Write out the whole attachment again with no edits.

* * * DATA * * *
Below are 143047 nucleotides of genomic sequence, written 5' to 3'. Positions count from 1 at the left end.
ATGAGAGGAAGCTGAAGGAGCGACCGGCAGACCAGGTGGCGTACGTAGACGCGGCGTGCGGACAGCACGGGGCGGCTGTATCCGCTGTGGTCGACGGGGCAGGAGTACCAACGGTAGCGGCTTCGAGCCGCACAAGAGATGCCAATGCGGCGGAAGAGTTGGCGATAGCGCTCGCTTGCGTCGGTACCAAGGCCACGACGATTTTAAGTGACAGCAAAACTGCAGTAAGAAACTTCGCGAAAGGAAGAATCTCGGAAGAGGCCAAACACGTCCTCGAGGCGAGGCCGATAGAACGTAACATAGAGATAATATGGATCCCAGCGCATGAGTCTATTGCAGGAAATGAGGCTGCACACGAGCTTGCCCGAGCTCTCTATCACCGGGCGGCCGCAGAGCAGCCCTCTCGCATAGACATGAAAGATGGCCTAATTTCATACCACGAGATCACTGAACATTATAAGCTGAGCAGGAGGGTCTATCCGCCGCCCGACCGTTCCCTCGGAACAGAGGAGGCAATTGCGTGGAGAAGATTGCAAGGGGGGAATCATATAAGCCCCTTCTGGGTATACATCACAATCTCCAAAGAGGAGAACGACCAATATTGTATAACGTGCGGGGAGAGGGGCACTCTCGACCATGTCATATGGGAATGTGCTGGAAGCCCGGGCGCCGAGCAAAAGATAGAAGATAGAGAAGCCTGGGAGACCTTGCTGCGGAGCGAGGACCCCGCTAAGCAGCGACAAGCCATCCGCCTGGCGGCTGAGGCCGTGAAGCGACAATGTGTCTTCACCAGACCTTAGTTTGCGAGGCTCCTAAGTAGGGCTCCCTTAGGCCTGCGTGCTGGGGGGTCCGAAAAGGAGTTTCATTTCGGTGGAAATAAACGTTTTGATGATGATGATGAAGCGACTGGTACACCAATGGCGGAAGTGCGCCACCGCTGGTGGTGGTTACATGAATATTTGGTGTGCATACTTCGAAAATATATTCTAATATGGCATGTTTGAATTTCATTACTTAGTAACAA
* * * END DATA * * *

Below are 143047 nucleotides of genomic sequence, written 5' to 3'. Positions count from 1 at the left end.
ATGAGAGGAAGCTGAAGGAGCGACCGGCAGACCAGGTGGCGTACGTAGACGCGGCGTGCGGACAGCACGGGGCGGCTGTATCCGCTGTGGTCGACGGGGCAGGAGTACCAACGGTAGCGGCTTCGAGCCGCACAAGAGATGCCAATGCGGCGGAAGAGTTGGCGATAGCGCTCGCTTGCGTCGGTACCAAGGCCACGACGATTTTAAGTGACAGCAAAACTGCAGTAAGAAACTTCGCGAAAGGAAGAATCTCGGAAGAGGCCAAACACGTCCTCGAGGCGAGGCCGATAGAACGTAACATAGAGATAATATGGATCCCAGCGCATGAGTCTATTGCAGGAAATGAGGCTGCACACGAGCTTGCCCGAGCTCTCTATCACCGGGCGGCCGCAGAGCAGCCCTCTCGCATAGACATGAAAGATGGCCTAATTTCATACCACGAGATCACTGAACATTATAAGCTGAGCAGGAGGGTCTATCCGCCGCCCGACCGTTCCCTCGGAACAGAGGAGGCAATTGCGTGGAGAAGATTGCAAGGGGGGAATCATATAAGCCCCTTCTGGGTATACATCACAATCTCCAAAGAGGAGAACGACCAATATTGTATAACGTGCGGGGAGAGGGGCACTCTCGACCATGTCATATGGGAATGTGCTGGAAGCCCGGGCGCCGAGCAAAAGATAGAAGATAGAGAAGCCTGGGAGACCTTGCTGCGGAGCGAGGACCCCGCTAAGCAGCGACAAGCCATCCGCCTGGCGGCTGAGGCCGTGAAGCGACAATGTGTCTTCACCAGACCTTAGTTTGCGAGGCTCCTAAGTAGGGCTCCCTTAGGCCTGCGTGCTGGGGGGTCCGAAAAGGAGTTTCATTTCGGTGGAAATAAACGTTTTGATGATGATGATGAAGCGACTGGTACACCAATGGCGGAAGTGCGCCACCGCTGGTGGTGGTTACATGAATATTTGGTGTGCATACTTCGAAAATATATTCTAATATGGCATGTTTGAATTTCATTACTTAGTAACAA